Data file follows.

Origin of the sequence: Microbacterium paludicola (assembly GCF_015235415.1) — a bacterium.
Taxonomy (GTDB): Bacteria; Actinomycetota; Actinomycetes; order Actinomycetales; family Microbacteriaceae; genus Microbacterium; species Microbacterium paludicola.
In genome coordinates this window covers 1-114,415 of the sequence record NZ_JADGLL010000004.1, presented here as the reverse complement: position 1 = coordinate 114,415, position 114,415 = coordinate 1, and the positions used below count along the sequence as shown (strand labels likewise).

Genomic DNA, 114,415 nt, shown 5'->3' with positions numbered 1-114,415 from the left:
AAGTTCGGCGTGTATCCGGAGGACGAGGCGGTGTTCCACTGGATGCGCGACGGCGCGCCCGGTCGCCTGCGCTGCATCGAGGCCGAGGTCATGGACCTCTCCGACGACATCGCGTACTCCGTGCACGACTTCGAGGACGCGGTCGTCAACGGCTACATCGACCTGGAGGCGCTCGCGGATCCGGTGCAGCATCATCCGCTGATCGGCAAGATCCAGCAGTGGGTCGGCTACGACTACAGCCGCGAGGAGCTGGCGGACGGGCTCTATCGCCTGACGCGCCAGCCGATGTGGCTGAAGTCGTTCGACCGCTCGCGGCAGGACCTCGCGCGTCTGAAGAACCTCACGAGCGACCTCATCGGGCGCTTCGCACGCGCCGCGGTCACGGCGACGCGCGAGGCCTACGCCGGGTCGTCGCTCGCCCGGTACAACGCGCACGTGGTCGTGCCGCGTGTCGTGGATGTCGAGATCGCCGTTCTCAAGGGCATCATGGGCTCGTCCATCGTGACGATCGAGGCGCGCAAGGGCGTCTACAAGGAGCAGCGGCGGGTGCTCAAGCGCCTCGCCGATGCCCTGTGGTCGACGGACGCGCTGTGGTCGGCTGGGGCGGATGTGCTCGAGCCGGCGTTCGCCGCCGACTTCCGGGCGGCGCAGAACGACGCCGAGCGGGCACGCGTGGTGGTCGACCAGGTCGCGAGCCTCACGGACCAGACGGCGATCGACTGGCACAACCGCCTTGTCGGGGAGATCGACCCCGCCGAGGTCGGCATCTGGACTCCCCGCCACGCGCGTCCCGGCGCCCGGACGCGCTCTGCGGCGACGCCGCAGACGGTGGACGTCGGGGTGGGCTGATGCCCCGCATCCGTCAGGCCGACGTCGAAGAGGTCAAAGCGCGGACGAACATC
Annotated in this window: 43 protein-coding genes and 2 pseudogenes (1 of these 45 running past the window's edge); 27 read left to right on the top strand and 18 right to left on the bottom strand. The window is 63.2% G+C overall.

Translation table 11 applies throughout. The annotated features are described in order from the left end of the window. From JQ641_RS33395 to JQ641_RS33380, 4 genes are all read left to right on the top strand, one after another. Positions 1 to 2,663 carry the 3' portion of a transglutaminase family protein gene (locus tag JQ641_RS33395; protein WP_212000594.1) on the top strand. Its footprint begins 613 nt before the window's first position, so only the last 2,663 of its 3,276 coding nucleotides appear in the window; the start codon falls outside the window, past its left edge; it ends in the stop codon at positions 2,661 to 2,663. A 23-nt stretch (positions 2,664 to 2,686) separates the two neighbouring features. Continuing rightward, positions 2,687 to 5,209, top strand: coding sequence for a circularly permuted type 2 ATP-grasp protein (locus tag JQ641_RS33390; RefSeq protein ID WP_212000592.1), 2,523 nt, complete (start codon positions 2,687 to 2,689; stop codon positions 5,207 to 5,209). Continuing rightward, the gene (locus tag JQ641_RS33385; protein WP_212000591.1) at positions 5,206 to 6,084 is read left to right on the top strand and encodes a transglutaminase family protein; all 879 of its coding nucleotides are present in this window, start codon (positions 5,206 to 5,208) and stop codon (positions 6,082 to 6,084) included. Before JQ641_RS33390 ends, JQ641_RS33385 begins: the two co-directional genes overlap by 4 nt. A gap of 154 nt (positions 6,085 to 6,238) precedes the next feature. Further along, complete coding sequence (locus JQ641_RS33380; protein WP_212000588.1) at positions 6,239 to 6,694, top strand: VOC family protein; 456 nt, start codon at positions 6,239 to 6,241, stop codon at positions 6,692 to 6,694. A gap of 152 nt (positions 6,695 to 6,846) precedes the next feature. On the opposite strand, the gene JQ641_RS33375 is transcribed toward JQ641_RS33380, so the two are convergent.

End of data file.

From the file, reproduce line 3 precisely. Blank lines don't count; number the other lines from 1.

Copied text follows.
In genome coordinates this window covers 1-114,415 of the sequence record NZ_JADGLL010000004.1, presented here as the reverse complement: position 1 = coordinate 114,415, position 114,415 = coordinate 1, and the positions used below count along the sequence as shown (strand labels likewise).